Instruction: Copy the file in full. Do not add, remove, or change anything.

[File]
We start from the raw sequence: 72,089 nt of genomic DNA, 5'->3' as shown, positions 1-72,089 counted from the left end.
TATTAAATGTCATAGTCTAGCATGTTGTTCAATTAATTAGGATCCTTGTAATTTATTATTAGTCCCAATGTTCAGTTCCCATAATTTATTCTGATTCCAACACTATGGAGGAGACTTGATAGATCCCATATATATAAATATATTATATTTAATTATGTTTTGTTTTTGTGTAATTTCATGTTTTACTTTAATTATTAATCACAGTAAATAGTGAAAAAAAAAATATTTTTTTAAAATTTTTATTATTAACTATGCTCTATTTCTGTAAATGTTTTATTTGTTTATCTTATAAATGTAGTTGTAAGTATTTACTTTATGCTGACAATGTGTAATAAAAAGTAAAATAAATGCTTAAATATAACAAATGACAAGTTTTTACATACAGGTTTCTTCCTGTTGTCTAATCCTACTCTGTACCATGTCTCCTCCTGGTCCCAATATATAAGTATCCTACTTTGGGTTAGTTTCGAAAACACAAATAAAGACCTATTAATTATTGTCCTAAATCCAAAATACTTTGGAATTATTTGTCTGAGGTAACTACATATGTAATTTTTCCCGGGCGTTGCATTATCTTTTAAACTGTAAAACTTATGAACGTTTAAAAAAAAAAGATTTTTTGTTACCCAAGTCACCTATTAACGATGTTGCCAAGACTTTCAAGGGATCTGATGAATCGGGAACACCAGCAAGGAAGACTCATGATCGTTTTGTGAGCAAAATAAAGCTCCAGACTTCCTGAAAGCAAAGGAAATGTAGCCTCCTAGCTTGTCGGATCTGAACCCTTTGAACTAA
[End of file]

We start from the raw sequence: 72,089 nt of genomic DNA, 5'->3' as shown, positions 1-72,089 counted from the left end.
TATTAAATGTCATAGTCTAGCATGTTGTTCAATTAATTAGGATCCTTGTAATTTATTATTAGTCCCAATGTTCAGTTCCCATAATTTATTCTGATTCCAACACTATGGAGGAGACTTGATAGATCCCATATATATAAATATATTATATTTAATTATGTTTTGTTTTTGTGTAATTTCATGTTTTACTTTAATTATTAATCACAGTAAATAGTGAAAAAAAAAATATTTTTTTAAAATTTTTATTATTAACTATGCTCTATTTCTGTAAATGTTTTATTTGTTTATCTTATAAATGTAGTTGTAAGTATTTACTTTATGCTGACAATGTGTAATAAAAAGTAAAATAAATGCTTAAATATAACAAATGACAAGTTTTTACATACAGGTTTCTTCCTGTTGTCTAATCCTACTCTGTACCATGTCTCCTCCTGGTCCCAATATATAAGTATCCTACTTTGGGTTAGTTTCGAAAACACAAATAAAGACCTATTAATTATTGTCCTAAATCCAAAATACTTTGGAATTATTTGTCTGAGGTAACTACATATGTAATTTTTCCCGGGCGTTGCATTATCTTTTAAACTGTAAAACTTATGAACGTTTAAAAAAAAAAGATTTTTTGTTACCCAAGTCACCTATTAACGATGTTGCCAAGACTTTCAAGGGATCTGATGAATCGGGAACACCAGCAAGGAAGACTCATGATCGTTTTGTGAGCAAAATAAAGCTCCAGACTTCCTGAAAGCAAAGGAAATGTAGCCTCCTAGCTTGTCGGATCTGAACCCTTTGAACTAA